Like a Bad Pancake

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Ephraim has mixed himself among the peoples; Ephraim is a cake unturned. Aliens have devoured his strength, but he does not know it; yes, gray hairs are here and there on him, yet he does not know it. And the pride of Israel testifies to his face, but they do not return to the Lord their God, nor seek Him for all this. (Hosea 7:8-10)

God likes to talk in pictures. All through the Bible, God uses word-pictures to tell us how He sees things. Hosea chapter 7 is filled with word pictures describing the sinful character of ancient Israel in the days of the Prophet Hosea. In this chapter, God says Israel was like:

– A thief, a band of robbers
– An adulterous wife
– A hot oven
– A silly dove

But my favorite word-picture from Hosea 7 is found in verse 8 through 10, where God called Israel a cake unturned. The idea is of a “half-baked” cake. In that day, bread was often prepared as a cake that was cooked on both sides, something like a pancake. In thinking they could serve both the Lord and idols, Israel was like an unturned pancake – burned on one side and uncooked on the other.


This vividly describes the spiritual and moral condition of many people. They are overexposed to some things – perhaps the things of the world, the flesh, and the devil. Yet they are underexposed to other things – the things of God and His Spirit. Therefore, they are like a cake unturned. If you have ever made pancakes, you know what can be done with cakes that are burned on one side and uncooked on the other – nothing. You can’t fix it by flipping it over, because the one side is still burned. In the same way, when someone is overexposed to the world and underexposed to God, God can’t do much with that person.

To describe the self-deception of Israel, Hosea used another word-picture: “Yes, gray hairs are here and there on him, yet he does not know it.” In Hosea’s day, Israel was as foolish as an old man who thought and acted like he was still young. If you have ever seen the type, you know what Hosea meant. We think it is a joke when an old, gray-headed man dresses in the most modern fashions and uses the slang of young people. We wonder, “Who does this old guy think he is fooling?” God thinks the same thing about us when we deceive ourselves about our spiritual condition.

Considering how easily we deceive our self, and how our sin can be apparent to everyone but us, Israel’s condition wasn’t unusual. It was said of Samson after Delilah cut his hair: “But he did not know that the Lord had departed from him” (Judges 16:20). This is where the people of Israel were and where some followers of God are today. They are far from God and already suffering the effects, but they can’t see it. Ask God to open your eyes today – not only to see Him, but also to see your true spiritual condition. Seeing both clearly make the path to true spiritual health.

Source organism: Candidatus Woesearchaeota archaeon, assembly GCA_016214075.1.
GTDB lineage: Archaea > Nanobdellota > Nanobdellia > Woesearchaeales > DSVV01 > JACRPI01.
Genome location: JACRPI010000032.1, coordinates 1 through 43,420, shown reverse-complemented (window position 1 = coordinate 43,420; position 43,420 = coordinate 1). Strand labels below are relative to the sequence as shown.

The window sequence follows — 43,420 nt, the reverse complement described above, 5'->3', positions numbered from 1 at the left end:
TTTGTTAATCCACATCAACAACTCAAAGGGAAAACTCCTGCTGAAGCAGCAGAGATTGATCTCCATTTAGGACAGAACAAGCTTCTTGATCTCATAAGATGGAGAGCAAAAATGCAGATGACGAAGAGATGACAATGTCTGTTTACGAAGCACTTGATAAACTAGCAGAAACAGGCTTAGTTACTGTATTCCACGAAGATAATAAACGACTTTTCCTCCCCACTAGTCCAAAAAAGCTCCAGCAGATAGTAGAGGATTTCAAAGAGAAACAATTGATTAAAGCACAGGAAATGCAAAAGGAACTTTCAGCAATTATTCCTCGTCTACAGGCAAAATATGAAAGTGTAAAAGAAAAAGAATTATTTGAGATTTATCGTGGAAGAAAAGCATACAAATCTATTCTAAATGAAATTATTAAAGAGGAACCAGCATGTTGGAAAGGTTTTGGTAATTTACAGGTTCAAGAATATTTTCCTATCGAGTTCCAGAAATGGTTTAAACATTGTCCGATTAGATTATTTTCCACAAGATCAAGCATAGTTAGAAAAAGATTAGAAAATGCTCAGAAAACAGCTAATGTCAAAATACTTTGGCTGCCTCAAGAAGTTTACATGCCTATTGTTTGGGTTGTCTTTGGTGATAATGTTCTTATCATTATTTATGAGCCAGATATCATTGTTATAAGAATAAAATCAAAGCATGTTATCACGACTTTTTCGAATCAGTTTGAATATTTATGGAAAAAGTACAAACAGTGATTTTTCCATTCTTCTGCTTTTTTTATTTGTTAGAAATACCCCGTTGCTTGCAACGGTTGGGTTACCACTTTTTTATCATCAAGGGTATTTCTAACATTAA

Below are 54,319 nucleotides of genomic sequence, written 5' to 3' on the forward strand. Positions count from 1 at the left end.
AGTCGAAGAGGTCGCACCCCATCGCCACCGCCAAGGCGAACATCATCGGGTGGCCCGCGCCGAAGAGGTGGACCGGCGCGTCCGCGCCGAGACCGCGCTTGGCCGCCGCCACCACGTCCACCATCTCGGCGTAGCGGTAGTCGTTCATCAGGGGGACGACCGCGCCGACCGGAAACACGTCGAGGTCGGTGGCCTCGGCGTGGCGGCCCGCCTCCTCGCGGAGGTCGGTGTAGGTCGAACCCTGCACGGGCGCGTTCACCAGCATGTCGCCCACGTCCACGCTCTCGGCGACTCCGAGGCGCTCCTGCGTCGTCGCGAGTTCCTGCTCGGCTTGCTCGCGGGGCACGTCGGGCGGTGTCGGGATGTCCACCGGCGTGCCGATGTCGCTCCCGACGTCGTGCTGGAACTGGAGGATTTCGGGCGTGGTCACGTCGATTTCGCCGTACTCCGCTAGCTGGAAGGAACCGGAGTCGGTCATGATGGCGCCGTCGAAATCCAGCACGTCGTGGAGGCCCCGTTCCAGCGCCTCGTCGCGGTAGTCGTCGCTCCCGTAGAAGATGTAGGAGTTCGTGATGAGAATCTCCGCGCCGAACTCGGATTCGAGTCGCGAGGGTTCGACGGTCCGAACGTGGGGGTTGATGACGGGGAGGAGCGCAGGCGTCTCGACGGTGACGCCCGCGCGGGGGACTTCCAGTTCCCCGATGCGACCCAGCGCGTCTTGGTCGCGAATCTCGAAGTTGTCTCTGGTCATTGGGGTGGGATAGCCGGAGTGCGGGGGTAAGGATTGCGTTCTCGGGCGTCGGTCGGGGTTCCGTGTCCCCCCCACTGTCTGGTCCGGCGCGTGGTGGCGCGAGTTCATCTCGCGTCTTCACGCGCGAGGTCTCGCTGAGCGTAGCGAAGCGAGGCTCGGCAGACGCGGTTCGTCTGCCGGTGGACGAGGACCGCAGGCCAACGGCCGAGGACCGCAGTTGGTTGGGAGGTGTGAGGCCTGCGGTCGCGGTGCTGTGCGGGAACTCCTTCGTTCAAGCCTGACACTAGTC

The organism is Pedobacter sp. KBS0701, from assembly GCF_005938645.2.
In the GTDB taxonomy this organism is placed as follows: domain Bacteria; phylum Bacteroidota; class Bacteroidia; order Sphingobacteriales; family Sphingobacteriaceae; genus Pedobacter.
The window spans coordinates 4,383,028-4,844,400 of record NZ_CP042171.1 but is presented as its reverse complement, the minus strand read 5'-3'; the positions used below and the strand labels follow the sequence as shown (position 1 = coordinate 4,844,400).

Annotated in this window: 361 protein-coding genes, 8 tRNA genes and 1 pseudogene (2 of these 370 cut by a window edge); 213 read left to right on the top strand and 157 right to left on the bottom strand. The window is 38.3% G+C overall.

Click here for David’s commentary on Hosea 7

Crowning Kings

A King Like Jesus – and His Helpers

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Behold, a king will reign in righteousness, and princes will rule with justice. (Isaiah 32:1)

It is a wonderful promise: Behold, a king will reign in righteousness. Yet it is important to remember that Isaiah the prophet made this promise in a certain context. In the previous chapter, God assured the rulers and people that the Assyrians would be judged and Judah would be delivered. But God didn’t want only to remove the threat; He also wanted to bless Judah with a righteous king. Therefore this promise was made.

Crowning Kings

The kingdom of Judah had endured bad kings, so it was a great promise: A king will reign in righteousness. In some sense, King Hezekiah fulfilled this prophecy. It was written of him: “And he did what was right in the sight of the Lord, according to all that his father David had done… He trusted in the Lord God of Israel, so that after him was none like him among all the kings of Judah, nor any who were before him. For he held fast to the Lord; he did not depart from following Him, but kept His commandments, which the Lord had commanded Moses” (2 Kings 18:3, 5-6). That certainly describes a king who reigns in righteousness.

Yet when we read the words, a king will reign in righteousness we also recognize that ultimately Hezekiah was a picture of the King of Kings, Jesus Christ. Jeremiah 23:5 announced this about our Messiah: “Behold, the days are coming,” says the Lord, “That I will raise to David a Branch of righteousness; a King shall reign and prosper, and execute judgment and righteousness in the earth.”